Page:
While I love eating all these delicacies, and enjoy cooking with others, many of the labor-intensive, multi-step recipes are beyond me — and I am not a bad cook. I am not about to drive to Marseille (1 1/2 hours away) to buy the dry butter required to make the inverted pate dough. And why does it have to be inverted?  According to Marie, this procedure involving the butter enveloping the flour instead of the flour enveloping the butter results in a much lighter pastry. Never mind.  I'm quite happy with the wonderful millefeuille pastries you can find in any French bakery.

But cooking with Marie is an enjoyable experience and a delicious slice of life in Provence.  For more, see Marie's web site:  www.lesamisdelucullus.fr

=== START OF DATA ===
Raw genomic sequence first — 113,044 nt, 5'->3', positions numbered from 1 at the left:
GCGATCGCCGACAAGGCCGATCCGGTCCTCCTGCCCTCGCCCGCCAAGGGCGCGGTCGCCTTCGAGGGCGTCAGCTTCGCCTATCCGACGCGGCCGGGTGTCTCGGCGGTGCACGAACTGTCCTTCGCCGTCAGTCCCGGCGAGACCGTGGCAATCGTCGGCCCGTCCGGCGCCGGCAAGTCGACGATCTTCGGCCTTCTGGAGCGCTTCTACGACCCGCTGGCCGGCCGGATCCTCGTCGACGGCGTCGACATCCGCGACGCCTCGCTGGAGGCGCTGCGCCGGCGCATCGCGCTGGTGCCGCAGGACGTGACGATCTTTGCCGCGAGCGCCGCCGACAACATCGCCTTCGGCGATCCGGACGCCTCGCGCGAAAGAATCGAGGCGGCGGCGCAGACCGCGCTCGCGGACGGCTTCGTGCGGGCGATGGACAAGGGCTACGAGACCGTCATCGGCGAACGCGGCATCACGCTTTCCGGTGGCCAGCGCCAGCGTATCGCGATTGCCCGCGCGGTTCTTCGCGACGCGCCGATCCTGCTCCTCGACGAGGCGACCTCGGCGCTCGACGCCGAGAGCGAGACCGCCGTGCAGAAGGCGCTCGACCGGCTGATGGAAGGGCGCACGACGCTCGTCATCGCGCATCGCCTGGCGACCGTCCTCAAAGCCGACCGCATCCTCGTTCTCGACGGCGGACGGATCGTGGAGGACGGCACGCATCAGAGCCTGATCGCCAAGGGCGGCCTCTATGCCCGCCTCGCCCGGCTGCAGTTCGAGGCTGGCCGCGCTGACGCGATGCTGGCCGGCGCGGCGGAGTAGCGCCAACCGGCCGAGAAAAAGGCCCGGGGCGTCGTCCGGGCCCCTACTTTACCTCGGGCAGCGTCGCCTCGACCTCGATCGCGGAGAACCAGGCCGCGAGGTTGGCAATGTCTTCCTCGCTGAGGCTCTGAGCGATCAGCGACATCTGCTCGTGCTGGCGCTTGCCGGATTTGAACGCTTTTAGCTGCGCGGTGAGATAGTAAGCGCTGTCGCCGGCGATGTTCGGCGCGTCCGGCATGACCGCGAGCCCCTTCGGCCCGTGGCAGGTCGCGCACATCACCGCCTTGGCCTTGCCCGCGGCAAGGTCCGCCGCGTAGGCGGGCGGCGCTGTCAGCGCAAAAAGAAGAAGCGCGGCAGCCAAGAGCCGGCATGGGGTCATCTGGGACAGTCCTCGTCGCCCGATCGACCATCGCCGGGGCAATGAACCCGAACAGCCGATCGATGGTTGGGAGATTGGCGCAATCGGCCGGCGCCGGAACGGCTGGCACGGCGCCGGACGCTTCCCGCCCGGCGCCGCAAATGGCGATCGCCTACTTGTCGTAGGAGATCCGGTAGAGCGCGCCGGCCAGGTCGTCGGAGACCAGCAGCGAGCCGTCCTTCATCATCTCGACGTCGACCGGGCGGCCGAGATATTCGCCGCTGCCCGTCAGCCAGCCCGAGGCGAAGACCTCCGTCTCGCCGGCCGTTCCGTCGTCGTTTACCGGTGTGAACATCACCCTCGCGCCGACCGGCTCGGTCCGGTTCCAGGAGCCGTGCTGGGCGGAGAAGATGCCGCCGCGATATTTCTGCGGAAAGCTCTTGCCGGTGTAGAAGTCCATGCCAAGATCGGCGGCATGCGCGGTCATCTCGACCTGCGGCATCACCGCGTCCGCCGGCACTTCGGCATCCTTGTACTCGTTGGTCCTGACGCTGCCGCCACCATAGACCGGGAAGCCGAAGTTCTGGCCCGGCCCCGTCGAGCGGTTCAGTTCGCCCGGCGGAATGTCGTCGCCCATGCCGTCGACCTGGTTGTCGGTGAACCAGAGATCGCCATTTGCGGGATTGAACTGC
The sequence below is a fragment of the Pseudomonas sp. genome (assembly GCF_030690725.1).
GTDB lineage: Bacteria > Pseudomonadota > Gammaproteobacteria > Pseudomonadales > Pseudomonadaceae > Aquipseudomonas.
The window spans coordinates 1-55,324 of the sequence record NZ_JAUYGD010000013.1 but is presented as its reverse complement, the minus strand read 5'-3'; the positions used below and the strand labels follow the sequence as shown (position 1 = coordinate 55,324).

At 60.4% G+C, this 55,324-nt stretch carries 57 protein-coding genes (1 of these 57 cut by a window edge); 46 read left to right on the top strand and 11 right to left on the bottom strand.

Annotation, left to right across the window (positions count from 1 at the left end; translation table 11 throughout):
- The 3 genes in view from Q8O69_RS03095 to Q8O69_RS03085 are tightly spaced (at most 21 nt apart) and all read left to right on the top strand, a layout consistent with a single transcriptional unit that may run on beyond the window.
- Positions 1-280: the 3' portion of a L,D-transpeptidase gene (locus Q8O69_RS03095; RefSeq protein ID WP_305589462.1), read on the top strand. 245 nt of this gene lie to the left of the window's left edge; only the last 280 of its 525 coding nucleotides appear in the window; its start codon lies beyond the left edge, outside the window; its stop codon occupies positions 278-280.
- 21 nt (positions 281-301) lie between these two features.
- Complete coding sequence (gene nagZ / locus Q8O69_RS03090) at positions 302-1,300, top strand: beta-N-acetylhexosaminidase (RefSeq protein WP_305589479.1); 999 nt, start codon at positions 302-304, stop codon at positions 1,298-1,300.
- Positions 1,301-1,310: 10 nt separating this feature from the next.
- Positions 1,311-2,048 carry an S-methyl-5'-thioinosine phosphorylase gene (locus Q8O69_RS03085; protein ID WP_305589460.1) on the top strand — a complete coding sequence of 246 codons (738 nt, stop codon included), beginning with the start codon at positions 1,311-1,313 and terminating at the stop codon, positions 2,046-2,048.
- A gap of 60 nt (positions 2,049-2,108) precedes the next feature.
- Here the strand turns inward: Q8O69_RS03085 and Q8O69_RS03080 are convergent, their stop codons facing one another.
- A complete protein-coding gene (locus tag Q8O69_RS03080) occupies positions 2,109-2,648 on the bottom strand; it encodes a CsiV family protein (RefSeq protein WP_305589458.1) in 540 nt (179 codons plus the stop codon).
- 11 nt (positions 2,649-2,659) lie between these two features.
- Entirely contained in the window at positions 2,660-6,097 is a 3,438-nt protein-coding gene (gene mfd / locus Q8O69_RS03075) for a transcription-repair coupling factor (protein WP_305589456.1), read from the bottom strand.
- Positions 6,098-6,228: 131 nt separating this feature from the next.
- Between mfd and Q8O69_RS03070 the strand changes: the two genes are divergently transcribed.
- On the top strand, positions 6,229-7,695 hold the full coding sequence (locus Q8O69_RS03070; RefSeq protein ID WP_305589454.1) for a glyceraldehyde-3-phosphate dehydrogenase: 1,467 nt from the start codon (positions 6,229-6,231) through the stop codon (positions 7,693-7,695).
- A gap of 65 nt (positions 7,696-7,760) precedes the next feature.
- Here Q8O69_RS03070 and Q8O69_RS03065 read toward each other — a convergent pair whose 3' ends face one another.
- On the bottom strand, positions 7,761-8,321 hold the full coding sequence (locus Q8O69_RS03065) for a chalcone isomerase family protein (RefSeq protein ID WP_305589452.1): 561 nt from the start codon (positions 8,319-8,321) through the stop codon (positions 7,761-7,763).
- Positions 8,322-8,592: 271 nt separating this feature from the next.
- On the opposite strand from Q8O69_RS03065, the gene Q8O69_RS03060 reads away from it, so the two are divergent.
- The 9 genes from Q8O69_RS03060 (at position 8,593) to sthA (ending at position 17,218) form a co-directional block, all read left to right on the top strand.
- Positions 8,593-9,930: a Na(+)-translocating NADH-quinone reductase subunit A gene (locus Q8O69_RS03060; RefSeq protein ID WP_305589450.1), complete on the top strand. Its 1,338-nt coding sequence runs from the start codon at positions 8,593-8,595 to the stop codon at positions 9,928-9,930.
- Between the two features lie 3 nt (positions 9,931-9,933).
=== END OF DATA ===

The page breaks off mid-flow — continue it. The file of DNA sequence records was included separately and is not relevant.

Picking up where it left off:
Arles: Roman ruins and bullfights

The weekend supplement to La Provence newspaper recently advertised a special for readers: an overnight, breakfast and dinner for two offered at 24 different "hotels de charme" in France for 118 euros (about $155). A deal too good to pass up.  One of the hotels was in Arles, a delightful city I had been to several years ago.  This was a wonderful opportunity to return and introduce Bicycle Bob to Arles as he had not been with me on the previous trip.

We arrived a few days before Easter as the town was gearing up for its big festival or Feria — namely bullfights on Easter weekend. I made the mistake of attending a bullfight on my first trip, but more about that later. The city of 50,000 stretches between the arms of the Rhone River and is the gateway to the Camargue, a large area of flat, marshy lands where rice and wheat are grown, and horses and bulls are raised.  Flamingoes like to hang out in the swamps.